The following examples were obtained using the volumetric EPSI sequence at 3 Tesla, using an 8-channel phased array head coil.
Whole-brain MRSI is combined with other imaging modalities to provide a comprehensive picture of altered structure, function, and metabolism with brain cancer:
This figure shows multiparametric MR images for a brain tumor study, as: a) NAA; b) Cho; c) Cho/Cre; d) Lactate; e) ADC; f) FA; g) CBF; h) CBV; i) quantitative T1; j) T2 MRI, k) T1 post-contrast; and l) T1 MRI. MRSI data obtained for TE=70ms
The whole-brain MRSI acquisition enables comprehensive mapping of multiple metabolites. This following example is for a grade III astrocytoma, and the result illustrates mapping of choline, glycine and lactate, which are markers of actively growing tumor tissue.
This data was obtained in collaboration with Dr. RK Gupta.
Z-score maps indicating reduced NAA in subjects with Amyotrophic lateral sclerosis relative to age-matched controls. Images are scaled relative to the variance of the normal subject group. Light-blue voxels indicate a significant reduction of NAA.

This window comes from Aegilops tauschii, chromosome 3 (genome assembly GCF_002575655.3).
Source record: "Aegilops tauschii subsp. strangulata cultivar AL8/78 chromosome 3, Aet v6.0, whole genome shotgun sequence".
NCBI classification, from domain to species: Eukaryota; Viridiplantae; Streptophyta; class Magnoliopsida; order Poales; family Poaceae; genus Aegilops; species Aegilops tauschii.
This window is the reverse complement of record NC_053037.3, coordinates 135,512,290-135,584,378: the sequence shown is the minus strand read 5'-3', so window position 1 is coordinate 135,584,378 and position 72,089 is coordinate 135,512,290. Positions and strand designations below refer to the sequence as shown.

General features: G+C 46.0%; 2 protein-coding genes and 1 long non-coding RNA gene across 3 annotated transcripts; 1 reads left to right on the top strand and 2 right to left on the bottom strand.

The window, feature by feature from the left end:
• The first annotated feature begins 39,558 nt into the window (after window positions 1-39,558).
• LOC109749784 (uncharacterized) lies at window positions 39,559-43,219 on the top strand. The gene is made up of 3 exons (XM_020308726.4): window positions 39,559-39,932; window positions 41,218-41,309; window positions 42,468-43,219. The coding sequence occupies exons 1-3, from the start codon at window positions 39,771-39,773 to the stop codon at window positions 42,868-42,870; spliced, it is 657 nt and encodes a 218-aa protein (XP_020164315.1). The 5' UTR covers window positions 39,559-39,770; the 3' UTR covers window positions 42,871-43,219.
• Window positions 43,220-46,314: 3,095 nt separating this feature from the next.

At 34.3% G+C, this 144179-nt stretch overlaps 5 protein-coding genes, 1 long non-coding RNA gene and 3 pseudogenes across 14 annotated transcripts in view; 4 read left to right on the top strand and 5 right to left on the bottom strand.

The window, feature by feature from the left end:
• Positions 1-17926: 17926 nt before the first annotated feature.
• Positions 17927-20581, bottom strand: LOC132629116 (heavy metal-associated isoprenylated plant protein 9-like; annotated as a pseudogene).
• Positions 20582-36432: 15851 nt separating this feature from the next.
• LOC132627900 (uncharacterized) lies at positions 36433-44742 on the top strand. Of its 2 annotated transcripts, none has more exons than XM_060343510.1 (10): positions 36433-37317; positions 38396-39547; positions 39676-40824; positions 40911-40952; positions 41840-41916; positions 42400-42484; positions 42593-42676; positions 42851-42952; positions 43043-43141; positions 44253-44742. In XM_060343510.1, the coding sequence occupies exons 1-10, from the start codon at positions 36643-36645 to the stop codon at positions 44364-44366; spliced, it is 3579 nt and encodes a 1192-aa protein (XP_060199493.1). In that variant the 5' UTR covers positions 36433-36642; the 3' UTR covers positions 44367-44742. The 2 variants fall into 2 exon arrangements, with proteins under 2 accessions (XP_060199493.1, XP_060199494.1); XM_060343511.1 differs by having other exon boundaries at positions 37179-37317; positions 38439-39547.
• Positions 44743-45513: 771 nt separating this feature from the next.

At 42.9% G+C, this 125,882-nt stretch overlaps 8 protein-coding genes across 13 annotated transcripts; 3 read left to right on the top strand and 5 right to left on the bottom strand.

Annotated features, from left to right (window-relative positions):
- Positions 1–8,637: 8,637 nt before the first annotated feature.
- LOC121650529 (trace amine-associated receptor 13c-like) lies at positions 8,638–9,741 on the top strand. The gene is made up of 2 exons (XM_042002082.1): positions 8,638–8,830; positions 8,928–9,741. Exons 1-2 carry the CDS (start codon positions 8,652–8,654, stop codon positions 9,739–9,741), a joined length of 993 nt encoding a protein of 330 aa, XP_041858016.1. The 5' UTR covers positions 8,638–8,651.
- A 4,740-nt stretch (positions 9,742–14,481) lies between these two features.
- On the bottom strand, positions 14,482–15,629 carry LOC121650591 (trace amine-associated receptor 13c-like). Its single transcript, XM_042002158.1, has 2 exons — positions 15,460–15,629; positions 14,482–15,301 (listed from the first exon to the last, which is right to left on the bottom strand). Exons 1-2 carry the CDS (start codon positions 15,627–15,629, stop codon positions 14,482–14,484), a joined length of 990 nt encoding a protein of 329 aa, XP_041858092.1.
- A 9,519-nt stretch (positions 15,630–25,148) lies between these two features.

Data courtesy of Drs. Govind and Sharma. Also see V. Govind et al. Comprehensive evaluation of 1H MR-observed brain metabolites of the corticospinal tract in amyotrophic lateral sclerosis. PLoS ONE,7:e35607 (2012)
This image shows the distributions of altered metabolite levels in a group of subjects with minimal (Group) and moderate (Group B) traumatic brain injury.
See also A.A. Maudsley et al. Associations of age, gender, and body mass with MR-observed brain metabolites and tissue distributions. NMR in Biomed. 25(4):580-93 (2012).
By using a simple spin-echo excitation and lipid nulling metabolite mapping of the brain can be done at short TEs. The following example shows results obtained for TE=15 ms in a normal subject, using a reduced k-space acquisition (15 min. acquisition time):
All metabolite values are signal normalized, i.e. are directly comparable between subjects and across data obtained at different times. Note the absence of artifacts from subcutaneous lipids that are a concern for standard MRSI implementations. The speckled region in frontal brain represents areas where spectral quality is inadequate due to local magnetic susceptibility effects.